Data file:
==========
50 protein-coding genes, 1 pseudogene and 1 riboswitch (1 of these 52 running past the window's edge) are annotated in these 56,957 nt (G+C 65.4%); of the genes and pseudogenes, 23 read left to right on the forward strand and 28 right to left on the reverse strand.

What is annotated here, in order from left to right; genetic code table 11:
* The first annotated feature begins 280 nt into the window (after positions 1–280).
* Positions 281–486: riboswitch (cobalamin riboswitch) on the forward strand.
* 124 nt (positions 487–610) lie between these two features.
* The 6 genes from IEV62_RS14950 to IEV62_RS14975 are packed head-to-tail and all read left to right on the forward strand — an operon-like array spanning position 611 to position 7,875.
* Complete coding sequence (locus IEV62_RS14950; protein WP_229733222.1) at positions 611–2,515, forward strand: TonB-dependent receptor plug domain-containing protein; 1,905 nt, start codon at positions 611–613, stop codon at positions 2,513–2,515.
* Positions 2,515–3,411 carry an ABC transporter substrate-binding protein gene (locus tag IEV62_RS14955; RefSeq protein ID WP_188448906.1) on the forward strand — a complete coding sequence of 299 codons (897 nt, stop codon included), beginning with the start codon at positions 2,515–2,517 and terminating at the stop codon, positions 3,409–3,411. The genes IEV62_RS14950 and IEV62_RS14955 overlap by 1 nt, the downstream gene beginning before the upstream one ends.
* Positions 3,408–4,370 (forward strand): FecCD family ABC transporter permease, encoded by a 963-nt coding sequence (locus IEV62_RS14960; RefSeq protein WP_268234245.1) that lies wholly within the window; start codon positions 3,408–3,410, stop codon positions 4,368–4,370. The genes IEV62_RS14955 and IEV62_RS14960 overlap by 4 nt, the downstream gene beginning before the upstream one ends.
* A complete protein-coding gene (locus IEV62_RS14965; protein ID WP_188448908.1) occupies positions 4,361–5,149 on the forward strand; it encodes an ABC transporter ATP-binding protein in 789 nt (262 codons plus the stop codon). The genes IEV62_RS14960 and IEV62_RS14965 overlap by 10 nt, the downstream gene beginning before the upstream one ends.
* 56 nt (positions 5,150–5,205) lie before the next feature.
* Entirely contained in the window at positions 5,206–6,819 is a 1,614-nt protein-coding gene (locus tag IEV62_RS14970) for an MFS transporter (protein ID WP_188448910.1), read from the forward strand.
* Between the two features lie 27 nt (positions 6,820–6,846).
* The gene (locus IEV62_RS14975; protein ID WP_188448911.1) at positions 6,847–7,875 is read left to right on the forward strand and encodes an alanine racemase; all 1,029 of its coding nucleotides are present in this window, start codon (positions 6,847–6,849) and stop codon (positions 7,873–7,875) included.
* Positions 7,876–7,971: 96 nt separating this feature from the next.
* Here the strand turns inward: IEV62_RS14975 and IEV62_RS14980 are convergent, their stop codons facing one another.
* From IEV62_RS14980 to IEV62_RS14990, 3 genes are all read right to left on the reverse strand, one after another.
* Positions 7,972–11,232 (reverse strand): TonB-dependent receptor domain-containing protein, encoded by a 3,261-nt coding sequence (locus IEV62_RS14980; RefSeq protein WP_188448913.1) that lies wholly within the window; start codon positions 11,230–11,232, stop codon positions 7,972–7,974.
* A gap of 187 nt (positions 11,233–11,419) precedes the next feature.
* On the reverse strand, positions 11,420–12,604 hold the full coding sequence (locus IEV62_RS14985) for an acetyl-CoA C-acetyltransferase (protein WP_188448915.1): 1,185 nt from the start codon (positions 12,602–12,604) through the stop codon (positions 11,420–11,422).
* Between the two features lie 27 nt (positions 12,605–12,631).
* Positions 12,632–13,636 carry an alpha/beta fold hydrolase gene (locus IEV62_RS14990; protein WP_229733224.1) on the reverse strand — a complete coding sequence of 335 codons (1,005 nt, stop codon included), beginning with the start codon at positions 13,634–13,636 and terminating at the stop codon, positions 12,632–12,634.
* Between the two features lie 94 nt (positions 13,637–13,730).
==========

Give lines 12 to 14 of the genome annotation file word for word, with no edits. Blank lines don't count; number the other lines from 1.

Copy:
* Entirely contained in the window at positions 5,206–6,819 is a 1,614-nt protein-coding gene (locus tag IEV62_RS14970) for an MFS transporter (protein ID WP_188448910.1), read from the forward strand.
* Between the two features lie 27 nt (positions 6,820–6,846).
* The gene (locus IEV62_RS14975; protein ID WP_188448911.1) at positions 6,847–7,875 is read left to right on the forward strand and encodes an alanine racemase; all 1,029 of its coding nucleotides are present in this window, start codon (positions 6,847–6,849) and stop codon (positions 7,873–7,875) included.